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NIST Seeks Project Proposals For 1996 Precision Measurement Grants

The National Institute of Standards and Technology is seeking project proposals for two research grants for fiscal year 1996 in the field of precision measurement and fundamental constants.

Each Precision Measurement Grant of $50,000 for one year may be renewed by NIST for up to two additional years for a total of $150,000. Prospective candidates must submit summaries of their proposed projects and biographical information to NIST by Feb. 1, 1995, to be considered for the current grants, which will run from October 1995 through September 1996.

NIST Precision Measurement Grants are awarded each year to scientists in academic institutions for work in determining values for fundamental constants, investigating related physical phenomena or developing new, fundamental measurement methods.

The grants were instituted in 1970 to augment research programs of the then-National Bureau of Standards in physical constants and fundamental measurements and to encourage research in these fields at colleges and universities. To date, 56 grants have been awarded in such areas as precision spectroscopy, the determination of mass ratios between atomic particles, atomic collision processes at extremely low temperatures, the precise timing of millisecond pulsars and the redetermination of various constants (such as the gas constant and Rydberg constant).

Proposals are evaluated according to the importance of the proposed research; the relation of the project to the improvement of basic measurement methodologies, measurement units or physical standards; the feasibility of the research; and past accomplishments of the applicant.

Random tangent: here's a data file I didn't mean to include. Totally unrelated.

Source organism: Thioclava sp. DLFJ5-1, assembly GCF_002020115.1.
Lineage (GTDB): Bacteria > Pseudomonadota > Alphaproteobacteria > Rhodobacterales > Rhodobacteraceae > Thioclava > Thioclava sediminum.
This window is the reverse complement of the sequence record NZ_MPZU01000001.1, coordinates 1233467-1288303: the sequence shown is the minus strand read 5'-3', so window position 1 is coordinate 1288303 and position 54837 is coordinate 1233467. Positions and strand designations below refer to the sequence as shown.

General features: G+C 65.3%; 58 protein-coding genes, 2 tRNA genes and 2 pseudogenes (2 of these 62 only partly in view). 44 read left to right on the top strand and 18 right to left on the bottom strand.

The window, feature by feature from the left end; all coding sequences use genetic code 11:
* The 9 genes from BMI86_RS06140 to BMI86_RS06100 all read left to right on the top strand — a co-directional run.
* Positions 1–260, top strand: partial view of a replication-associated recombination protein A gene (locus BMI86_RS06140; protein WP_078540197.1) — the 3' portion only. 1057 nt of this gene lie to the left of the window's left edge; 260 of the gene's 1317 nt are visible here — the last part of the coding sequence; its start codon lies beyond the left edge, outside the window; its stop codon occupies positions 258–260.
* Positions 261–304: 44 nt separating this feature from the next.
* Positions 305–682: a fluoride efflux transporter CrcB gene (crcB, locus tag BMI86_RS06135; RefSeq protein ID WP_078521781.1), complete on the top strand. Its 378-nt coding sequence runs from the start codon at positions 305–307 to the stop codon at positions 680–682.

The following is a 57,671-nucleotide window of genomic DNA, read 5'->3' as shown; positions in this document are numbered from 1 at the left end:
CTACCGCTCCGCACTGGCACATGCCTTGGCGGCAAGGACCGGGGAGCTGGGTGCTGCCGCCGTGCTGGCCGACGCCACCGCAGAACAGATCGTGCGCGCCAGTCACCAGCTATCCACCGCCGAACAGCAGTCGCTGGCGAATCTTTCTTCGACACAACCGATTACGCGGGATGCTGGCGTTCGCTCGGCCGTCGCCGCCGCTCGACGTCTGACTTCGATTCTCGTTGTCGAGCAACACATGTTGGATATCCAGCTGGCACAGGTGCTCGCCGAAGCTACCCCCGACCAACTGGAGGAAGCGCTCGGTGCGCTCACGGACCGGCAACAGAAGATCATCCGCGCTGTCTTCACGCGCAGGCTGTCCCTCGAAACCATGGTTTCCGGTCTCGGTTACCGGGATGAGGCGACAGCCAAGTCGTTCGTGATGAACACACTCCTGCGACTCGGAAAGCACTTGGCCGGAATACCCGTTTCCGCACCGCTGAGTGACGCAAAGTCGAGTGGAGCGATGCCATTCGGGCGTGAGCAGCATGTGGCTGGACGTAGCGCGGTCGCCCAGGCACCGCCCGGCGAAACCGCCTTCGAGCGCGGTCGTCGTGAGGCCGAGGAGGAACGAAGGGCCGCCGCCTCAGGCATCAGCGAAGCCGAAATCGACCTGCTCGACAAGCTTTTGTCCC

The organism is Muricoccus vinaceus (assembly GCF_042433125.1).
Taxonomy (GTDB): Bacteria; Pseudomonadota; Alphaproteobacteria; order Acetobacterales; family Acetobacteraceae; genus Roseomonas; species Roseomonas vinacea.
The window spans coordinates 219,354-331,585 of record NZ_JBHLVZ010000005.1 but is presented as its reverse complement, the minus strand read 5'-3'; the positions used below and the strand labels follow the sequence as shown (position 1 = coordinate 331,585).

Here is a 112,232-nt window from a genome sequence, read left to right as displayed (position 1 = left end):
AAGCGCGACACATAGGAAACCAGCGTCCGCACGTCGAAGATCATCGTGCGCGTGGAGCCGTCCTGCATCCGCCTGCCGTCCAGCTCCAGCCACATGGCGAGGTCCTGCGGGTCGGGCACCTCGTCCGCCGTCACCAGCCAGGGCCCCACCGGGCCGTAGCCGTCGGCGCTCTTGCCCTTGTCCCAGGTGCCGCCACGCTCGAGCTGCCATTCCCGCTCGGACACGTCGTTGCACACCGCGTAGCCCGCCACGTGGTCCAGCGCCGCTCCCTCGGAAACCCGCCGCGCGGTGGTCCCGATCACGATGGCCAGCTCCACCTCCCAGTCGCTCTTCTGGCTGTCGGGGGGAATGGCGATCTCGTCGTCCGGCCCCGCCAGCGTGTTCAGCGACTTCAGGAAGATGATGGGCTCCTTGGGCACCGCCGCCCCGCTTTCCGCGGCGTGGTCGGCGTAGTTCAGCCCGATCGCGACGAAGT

By Feb. 1, applicants should submit a pre-proposal summary of not more than five double-spaced pages outlining the objective, motivation and technical approach of the research and the amount and source of current funding for the research. A concise biographical sketch of the applicant and a list of the applicant's most important publications also should be included. At least three copies of this material should be sent to Barry N. Taylor, chairman, NIST Precision Measurement Grants Committee, C229 Radiation Physics Building, NIST, Gaithersburg, Md. 20899-0001.

Four to eight candidates will be chosen by March 24, 1995, on the basis of this material, and they will be asked to submit more complete proposals. The final selection will be made by Aug. 15, 1995. For further information, contact Taylor at the above address or call (301) 975-4220. Prospective applicants should contact Dr. Taylor before preparing their pre-proposals.

As a non-regulatory agency of the Commerce Department's Technology Administration, NIST promotes U.S. economic growth by working with industry to develop and apply technology, measurements and standards.

Released August 2, 1994, Updated November 27, 2017